As interviewers, you have to believe that Drivetime dream team Sarah McInerney and Cormac Ó hEadhra appreciate the entertainment value of an awkward moment. And it doesn’t take long to arrive. When McInerney arrived a few minutes late, as soon as I asked if Ó hEadhra had ever felt obsessed with the florid reviews in print, admiring the social media comments and magazine covers for his partner, he (happily?) asked me to ask the question again. “I want her to listen to you.”
it comes. “’Eclipsed’ is not the word I would use to describe Cormac,” Sarah replied, and after a moment called me “Declan”. My own eclipse is total.
It’s all fun and in fact, regardless of their family background, both he and she play more important roles in RTÉ’s premier weekday afternoon radio show. since they were announced as co-hosts two years ago. The listener count is 212,000 in the latest quarterly JNLR figures.
McInerney recently received the Radio Moment of the Year award for her interview with Russian ambassador Yuri Filatov, and Ó hEadhra, a well-versed lawyer and Gaelgoir, has been described as a “Rottweiler” for her accomplishments. Brutal political interview makes Driving time sounds so appealing.
I asked them what evasion tactics they saw from politicians squirming on their racks. “The classic sentence is, ‘I’ll come back to that in a minute, but I have an important point to make,’” Ó hEadhra said. “Which is easy to solve. But different [tactic] is to directly accuse the interviewer of something.” He cites an example of an interview with Sammy Wilson in which the DUP politician, when challenged about popular support for changes to the Northern Ireland protocol, asked Ó hEadhra: “Do you call me a liar?”
Then he either gave up – which he said ministers did during the IMF bailout period – or the simple tactic of taking advantage of their old sweet time to reciprocate. Ó hEadhra cites the example of a Fianna Fáil backbencher, who, at a conference the presenter held a few years ago, simply waited five or six seconds while he gathered his thoughts live on air. . He recalls: “It took the passion out of the debate and was very effective at it.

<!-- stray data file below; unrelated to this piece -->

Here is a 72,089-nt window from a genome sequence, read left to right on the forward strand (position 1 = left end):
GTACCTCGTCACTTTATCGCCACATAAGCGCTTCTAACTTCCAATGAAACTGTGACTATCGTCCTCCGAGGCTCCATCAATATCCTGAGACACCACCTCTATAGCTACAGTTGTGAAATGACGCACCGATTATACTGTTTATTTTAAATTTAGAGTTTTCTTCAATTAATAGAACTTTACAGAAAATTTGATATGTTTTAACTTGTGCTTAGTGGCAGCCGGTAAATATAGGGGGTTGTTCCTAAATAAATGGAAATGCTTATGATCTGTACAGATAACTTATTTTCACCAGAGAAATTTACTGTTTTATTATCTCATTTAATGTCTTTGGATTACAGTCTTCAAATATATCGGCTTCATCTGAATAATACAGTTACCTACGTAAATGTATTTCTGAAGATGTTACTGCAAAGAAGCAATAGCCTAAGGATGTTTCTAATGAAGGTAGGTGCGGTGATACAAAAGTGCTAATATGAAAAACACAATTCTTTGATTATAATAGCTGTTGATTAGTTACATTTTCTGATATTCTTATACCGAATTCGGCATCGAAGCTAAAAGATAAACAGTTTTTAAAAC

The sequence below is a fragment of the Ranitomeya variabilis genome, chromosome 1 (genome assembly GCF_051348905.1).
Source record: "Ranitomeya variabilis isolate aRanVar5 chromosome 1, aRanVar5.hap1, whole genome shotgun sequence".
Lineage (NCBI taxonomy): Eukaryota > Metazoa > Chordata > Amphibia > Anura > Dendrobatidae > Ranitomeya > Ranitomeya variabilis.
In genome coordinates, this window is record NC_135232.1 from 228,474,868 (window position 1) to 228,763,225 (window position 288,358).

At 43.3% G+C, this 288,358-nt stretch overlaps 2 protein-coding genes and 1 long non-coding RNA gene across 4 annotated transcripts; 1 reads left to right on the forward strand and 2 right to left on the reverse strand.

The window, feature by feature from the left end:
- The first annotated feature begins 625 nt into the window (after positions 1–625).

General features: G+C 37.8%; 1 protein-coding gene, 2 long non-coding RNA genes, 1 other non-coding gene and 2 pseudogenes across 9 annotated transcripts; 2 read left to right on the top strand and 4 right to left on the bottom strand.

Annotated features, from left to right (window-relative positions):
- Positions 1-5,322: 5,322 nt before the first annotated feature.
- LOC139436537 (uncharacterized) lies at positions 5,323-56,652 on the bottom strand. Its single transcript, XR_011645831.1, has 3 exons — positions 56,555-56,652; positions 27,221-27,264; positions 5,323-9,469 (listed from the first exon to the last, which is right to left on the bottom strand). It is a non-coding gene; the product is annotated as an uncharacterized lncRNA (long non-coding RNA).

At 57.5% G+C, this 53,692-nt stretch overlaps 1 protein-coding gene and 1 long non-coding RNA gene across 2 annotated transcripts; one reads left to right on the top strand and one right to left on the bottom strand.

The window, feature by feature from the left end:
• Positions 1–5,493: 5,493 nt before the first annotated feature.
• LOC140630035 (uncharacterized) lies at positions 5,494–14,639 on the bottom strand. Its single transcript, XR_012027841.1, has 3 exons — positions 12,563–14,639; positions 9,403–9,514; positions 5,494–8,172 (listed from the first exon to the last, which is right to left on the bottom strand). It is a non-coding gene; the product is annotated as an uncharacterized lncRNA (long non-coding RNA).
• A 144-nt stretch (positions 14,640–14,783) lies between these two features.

The pair have their own less obvious ways to tackle tough questions. When I asked if politicians carrying out libel actions against journalists – Mary Lou McDonald, Sinn Féin leader pursuing a lawsuit against RTÉ over comments on another show – caused chilling influence on the media or not, there was a moment of thought. “I think that’s above our salary, and that’s brutally frank and honest with you. Unless they sue me, it’s not my baby,” Ó hEadhra replied.
McInerney is coming out a bit more. “I can’t speak for anyone else, but whenever I have a Sinn Féin politician sitting in front of me, including Mary Lou McDonald, [the defamation case] not on my mind in any way. I can say unequivocally that I don’t feel like I have to throw any punches or skate around anything that I wouldn’t normally do for legal reasons.” She added: “Look, that’s a really good question. But you have to know that we are not allowed to express an opinion on what politicians do.”
What about when they heard Catherine Martin, who is in charge of the media, express concerns about RTÉ’s finances, or the general debate about the future of the broadcaster?
Ó hEadhra said: “I see it through a completely professional lens. “We’re really in a weird position, because we’re between the public and RTÉ, so when people criticize RTÉ, we have to accept that and say, ‘Is that fair? ?’ And then, if we have an RTÉ . executive [in front of us]be ready to ask those questions and interrogate them, which we did on the show.”
Do these problems affect morale? “I have worked in many media organizations: Sunday Tribunethe Sunday Times, Newstalk and now here. And maybe a few different places in between,” said McInerney. “I don’t think I’ve ever worked in a media organization where their morale is so high, because I think every media organization always has the feeling that there isn’t enough funding. It’s been a topic in the media but I don’t feel that it’s worse at RTÉ than elsewhere.”
Discussing presenters’ salaries and scrutiny over their looks and style has long been a thing of the past on social media. Aren’t they upset that the broadcaster’s state-sponsored nature – and thus, publicly available salary information – makes people feel they have a right to comment on these things?